To the Editor.—Peters et al1 reported that pretransplant splenectomy is associated with a threefold increase in posttransplant fatal infection. Their report was based on 191 patients having transplants between 1970 and 1981. Of these, 90 (47%) underwent pretransplant splenectomies. Thirty-two of 90 asplenic patients died of sepsis, compared with ten of 101 patients who had not undergone splenectomies.
I suggest an alternative interpretation of their findings. The authors report that from 1970 to 1974 only four of 75 patients did not undergo a pretransplant bilateral nephrectomy, splenectomy, and appendectomy. Thus, 71 of their 90 asplenic transplant recipients received their grafts between 1970 and 1974. Ninety-seven of the 101 patients not undergoing a splenectomy had transplants between 1975 and 1981.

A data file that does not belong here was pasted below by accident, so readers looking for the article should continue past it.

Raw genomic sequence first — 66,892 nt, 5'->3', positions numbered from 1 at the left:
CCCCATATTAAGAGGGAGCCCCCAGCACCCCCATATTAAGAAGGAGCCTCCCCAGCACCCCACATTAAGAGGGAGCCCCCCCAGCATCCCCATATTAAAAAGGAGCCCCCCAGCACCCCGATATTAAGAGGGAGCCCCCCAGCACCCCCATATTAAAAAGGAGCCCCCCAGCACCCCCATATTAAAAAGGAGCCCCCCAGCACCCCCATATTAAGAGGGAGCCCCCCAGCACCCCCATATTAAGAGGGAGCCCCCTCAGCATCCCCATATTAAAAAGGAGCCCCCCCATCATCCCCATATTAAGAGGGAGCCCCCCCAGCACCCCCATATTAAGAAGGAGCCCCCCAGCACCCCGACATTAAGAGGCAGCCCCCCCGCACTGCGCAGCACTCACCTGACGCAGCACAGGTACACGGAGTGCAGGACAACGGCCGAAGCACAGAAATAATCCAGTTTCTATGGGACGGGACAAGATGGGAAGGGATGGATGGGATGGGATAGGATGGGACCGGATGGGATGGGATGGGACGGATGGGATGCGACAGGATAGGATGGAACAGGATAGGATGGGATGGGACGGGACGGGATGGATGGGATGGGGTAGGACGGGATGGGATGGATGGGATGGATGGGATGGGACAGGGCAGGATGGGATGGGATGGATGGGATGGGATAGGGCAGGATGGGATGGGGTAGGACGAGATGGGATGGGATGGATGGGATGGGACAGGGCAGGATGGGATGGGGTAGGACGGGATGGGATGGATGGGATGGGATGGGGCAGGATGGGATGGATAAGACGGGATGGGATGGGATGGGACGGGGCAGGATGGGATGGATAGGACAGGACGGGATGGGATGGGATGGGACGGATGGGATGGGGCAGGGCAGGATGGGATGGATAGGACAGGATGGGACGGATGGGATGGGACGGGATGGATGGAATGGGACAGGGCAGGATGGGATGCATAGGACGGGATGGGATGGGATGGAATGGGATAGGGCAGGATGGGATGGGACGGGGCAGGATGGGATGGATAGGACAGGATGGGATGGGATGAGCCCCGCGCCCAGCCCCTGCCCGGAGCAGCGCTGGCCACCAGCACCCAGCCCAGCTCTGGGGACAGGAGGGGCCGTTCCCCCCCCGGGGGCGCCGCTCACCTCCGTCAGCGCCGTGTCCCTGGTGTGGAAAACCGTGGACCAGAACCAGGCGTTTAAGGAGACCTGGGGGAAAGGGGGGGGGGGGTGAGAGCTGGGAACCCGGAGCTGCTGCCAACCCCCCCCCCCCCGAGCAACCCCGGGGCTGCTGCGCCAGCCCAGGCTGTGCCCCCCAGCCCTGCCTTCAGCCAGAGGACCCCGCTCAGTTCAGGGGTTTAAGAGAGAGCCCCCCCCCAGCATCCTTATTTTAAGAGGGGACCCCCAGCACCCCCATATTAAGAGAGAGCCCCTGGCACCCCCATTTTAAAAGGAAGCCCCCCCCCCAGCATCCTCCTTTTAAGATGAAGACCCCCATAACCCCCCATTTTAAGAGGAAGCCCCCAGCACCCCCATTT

During the decade between 1970 and 1980, transplant centers across the United States reported significant changes in their immunosuppressive protocols, leading to lowered total immunosuppression, a decreased infection rate,
MATAS AJ. Splenectomy and Death in Renal Transplant Patients. Arch Surg. 1984;119(4):486. doi:10.1001/archsurg.1984.01390160107023
Monkeypox Resource Center
Customize your JAMA Network experience by selecting one or more topics from the list below.